7 The Pauli exclusion principle states that each orbital can hold a maximum of two electrons. Furthermore, electrons must have opposite spin when located in the same orbital. The direction of the electron s spin is represented by the direction of the arrow. In other words, if two electrons are in the same orbital, they must be represented with one arrow pointing down and the other pointing up. A properly filled orbital is shown in Figure Particles with like charges repel each other. Since all electrons are negatively charged, they tend to keep as far apart as possible. Hund s rule states that when filling equal energy orbitals, electrons fill each orbital singly before filling orbitals with another electron already in them. For example, there are three p orbitals of equal energy in the 2p sublevel. When electrons fill the 2p sublevel, they will fill each p orbital individually before filling an orbital with another electron in it. Figure shows an example of the correct versus incorrect way to denote electrons in a partially full sublevel that contains multiple orbitals. Figure According to the Pauli exclusion principle, an orbital can hold a maximum of two electrons, which must have opposite spin. Figure The portion of the orbital diagram on the left is correctly drawn; the portion of the orbital diagram on the right is incorrectly drawn because it does not follow Hund s rule. Chapter 3 - Atomic Structure 107 Section continues

8 Orbital Diagrams There are two ways to represent an atom s electron configuration. In orbital diagrams, boxes or lines are used to represent orbitals and upward or downward facing arrows represent electrons of opposite spin. When drawing orbital diagrams, determine the highest energy sublevel of the atom. Then, use the aufbau principle to draw the sublevels in the order they are filled, to the highest energy sublevel of the atom. (Remember to use the periodic table.) Finally, fill the orbitals with the correct number of electrons for the atom (obeying the Pauli exclusion principle and Hund s rule). Since the number of electrons is the same as the number of protons in neutral atoms, the atomic number equals the number of electrons. For example, see the orbital diagram of oxygen in Figure Figure This is the orbital diagram of a neutral oxygen atom. Chapter 3 - Atomic Structure 108 Section continues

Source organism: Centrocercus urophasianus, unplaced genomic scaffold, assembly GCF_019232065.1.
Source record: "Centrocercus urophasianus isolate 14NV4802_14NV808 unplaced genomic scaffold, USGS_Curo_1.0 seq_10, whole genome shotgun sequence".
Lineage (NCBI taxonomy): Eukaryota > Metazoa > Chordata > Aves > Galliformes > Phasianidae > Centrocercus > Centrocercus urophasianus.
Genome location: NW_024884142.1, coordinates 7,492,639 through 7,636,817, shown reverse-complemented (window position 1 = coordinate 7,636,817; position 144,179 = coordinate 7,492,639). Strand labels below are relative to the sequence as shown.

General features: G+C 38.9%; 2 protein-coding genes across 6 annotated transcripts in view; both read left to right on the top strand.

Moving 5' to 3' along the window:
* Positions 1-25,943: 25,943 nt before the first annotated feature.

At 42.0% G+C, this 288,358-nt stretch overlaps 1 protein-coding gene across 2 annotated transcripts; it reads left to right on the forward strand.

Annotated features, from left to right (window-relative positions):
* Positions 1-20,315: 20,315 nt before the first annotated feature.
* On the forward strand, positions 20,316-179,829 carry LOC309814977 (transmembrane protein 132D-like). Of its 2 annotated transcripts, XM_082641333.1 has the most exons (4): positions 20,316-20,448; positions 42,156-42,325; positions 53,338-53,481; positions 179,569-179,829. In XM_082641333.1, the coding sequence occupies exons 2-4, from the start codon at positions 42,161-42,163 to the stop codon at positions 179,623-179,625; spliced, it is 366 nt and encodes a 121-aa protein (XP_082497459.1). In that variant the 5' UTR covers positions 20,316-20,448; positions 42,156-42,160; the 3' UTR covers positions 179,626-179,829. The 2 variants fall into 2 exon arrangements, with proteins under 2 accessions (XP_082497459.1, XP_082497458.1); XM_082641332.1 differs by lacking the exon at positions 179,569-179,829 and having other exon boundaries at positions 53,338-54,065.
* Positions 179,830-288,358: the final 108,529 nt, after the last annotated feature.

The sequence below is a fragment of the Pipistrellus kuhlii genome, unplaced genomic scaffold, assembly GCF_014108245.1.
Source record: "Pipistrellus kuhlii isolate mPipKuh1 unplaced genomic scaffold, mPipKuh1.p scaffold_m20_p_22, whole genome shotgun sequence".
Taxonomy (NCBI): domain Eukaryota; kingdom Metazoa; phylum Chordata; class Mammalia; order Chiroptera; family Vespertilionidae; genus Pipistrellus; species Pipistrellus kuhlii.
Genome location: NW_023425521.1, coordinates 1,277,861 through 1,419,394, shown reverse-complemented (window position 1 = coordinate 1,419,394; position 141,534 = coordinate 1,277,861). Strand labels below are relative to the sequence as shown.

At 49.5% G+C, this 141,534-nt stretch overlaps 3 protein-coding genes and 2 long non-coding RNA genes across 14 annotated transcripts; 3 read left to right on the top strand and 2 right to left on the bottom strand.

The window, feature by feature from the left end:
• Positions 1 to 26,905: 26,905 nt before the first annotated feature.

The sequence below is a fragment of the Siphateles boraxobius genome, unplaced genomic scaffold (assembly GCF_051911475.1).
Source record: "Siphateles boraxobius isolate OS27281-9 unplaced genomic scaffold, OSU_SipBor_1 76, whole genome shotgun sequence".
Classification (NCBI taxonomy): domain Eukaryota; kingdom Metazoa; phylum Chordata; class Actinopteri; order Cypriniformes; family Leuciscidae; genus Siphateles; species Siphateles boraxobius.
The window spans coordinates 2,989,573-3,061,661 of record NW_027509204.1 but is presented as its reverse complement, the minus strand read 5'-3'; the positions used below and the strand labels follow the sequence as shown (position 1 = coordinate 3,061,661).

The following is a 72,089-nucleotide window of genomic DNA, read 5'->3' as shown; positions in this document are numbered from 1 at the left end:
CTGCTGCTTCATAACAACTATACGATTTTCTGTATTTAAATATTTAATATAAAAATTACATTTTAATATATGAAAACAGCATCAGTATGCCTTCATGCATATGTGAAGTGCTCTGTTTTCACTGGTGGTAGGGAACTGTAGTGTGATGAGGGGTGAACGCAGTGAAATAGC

9 Electron Configuration Notation Writing electron arrangements in electron configuration notation is even simpler than drawing orbital diagrams. When using electron configuration notation, there is no need to worry about denoting the directions that electrons spin or Hund s rule. An electron configuration simply lists an atom s sublevels with the number of electrons in each sublevel. First, determine the highest energy sublevel of the atom. Next, write the sublevels in the order they are filled to the highest energy sublevel. Finally, write the number of electrons in each sublevel as a superscript on each sublevel. For example, the ground-state electron configuration of iron is given in Figure using electron configuration notation. Remember that the sum of the superscripts in the electron configuration should equal the total number of electrons in the atom. Checking the sum of the superscripts serves as a quick way to review work for major errors. Figure This is the electron configuration of a neutral iron atom. Chapter 3 - Atomic Structure 109 Section continues